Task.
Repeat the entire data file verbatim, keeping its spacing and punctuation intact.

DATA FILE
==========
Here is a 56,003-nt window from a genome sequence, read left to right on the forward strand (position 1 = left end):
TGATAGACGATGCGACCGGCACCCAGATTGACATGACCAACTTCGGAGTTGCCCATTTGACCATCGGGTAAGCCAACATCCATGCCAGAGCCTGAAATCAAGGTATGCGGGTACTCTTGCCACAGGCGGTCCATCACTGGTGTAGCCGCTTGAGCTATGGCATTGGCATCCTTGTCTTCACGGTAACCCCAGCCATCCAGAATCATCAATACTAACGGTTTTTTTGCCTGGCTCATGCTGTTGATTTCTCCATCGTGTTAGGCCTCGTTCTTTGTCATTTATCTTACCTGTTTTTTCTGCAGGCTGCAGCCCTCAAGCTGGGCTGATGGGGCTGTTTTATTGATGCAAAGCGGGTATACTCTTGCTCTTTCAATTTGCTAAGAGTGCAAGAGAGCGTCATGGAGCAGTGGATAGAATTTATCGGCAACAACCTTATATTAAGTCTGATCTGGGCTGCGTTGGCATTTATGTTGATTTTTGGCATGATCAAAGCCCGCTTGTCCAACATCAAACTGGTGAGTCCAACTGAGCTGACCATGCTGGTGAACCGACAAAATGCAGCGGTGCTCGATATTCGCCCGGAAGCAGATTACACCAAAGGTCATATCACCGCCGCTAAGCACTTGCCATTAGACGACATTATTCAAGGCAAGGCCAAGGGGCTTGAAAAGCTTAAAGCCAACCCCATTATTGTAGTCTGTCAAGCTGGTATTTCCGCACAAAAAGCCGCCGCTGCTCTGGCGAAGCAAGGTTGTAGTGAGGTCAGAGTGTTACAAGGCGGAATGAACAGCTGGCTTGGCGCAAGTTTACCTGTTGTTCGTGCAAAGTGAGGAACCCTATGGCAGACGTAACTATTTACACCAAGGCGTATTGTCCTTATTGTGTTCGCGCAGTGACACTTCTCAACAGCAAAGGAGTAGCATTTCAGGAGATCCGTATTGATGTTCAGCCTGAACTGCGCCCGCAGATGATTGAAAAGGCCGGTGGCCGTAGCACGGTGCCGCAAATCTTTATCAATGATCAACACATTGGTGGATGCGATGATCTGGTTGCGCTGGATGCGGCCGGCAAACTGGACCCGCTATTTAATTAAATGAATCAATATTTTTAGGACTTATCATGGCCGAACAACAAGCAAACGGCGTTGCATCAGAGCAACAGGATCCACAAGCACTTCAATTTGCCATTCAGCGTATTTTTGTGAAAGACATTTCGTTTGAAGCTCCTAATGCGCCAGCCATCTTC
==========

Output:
Here is a 56,003-nt window from a genome sequence, read left to right on the forward strand (position 1 = left end):
TGATAGACGATGCGACCGGCACCCAGATTGACATGACCAACTTCGGAGTTGCCCATTTGACCATCGGGTAAGCCAACATCCATGCCAGAGCCTGAAATCAAGGTATGCGGGTACTCTTGCCACAGGCGGTCCATCACTGGTGTAGCCGCTTGAGCTATGGCATTGGCATCCTTGTCTTCACGGTAACCCCAGCCATCCAGAATCATCAATACTAACGGTTTTTTTGCCTGGCTCATGCTGTTGATTTCTCCATCGTGTTAGGCCTCGTTCTTTGTCATTTATCTTACCTGTTTTTTCTGCAGGCTGCAGCCCTCAAGCTGGGCTGATGGGGCTGTTTTATTGATGCAAAGCGGGTATACTCTTGCTCTTTCAATTTGCTAAGAGTGCAAGAGAGCGTCATGGAGCAGTGGATAGAATTTATCGGCAACAACCTTATATTAAGTCTGATCTGGGCTGCGTTGGCATTTATGTTGATTTTTGGCATGATCAAAGCCCGCTTGTCCAACATCAAACTGGTGAGTCCAACTGAGCTGACCATGCTGGTGAACCGACAAAATGCAGCGGTGCTCGATATTCGCCCGGAAGCAGATTACACCAAAGGTCATATCACCGCCGCTAAGCACTTGCCATTAGACGACATTATTCAAGGCAAGGCCAAGGGGCTTGAAAAGCTTAAAGCCAACCCCATTATTGTAGTCTGTCAAGCTGGTATTTCCGCACAAAAAGCCGCCGCTGCTCTGGCGAAGCAAGGTTGTAGTGAGGTCAGAGTGTTACAAGGCGGAATGAACAGCTGGCTTGGCGCAAGTTTACCTGTTGTTCGTGCAAAGTGAGGAACCCTATGGCAGACGTAACTATTTACACCAAGGCGTATTGTCCTTATTGTGTTCGCGCAGTGACACTTCTCAACAGCAAAGGAGTAGCATTTCAGGAGATCCGTATTGATGTTCAGCCTGAACTGCGCCCGCAGATGATTGAAAAGGCCGGTGGCCGTAGCACGGTGCCGCAAATCTTTATCAATGATCAACACATTGGTGGATGCGATGATCTGGTTGCGCTGGATGCGGCCGGCAAACTGGACCCGCTATTTAATTAAATGAATCAATATTTTTAGGACTTATCATGGCCGAACAACAAGCAAACGGCGTTGCATCAGAGCAACAGGATCCACAAGCACTTCAATTTGCCATTCAGCGTATTTTTGTGAAAGACATTTCGTTTGAAGCTCCTAATGCGCCAGCCATCTTC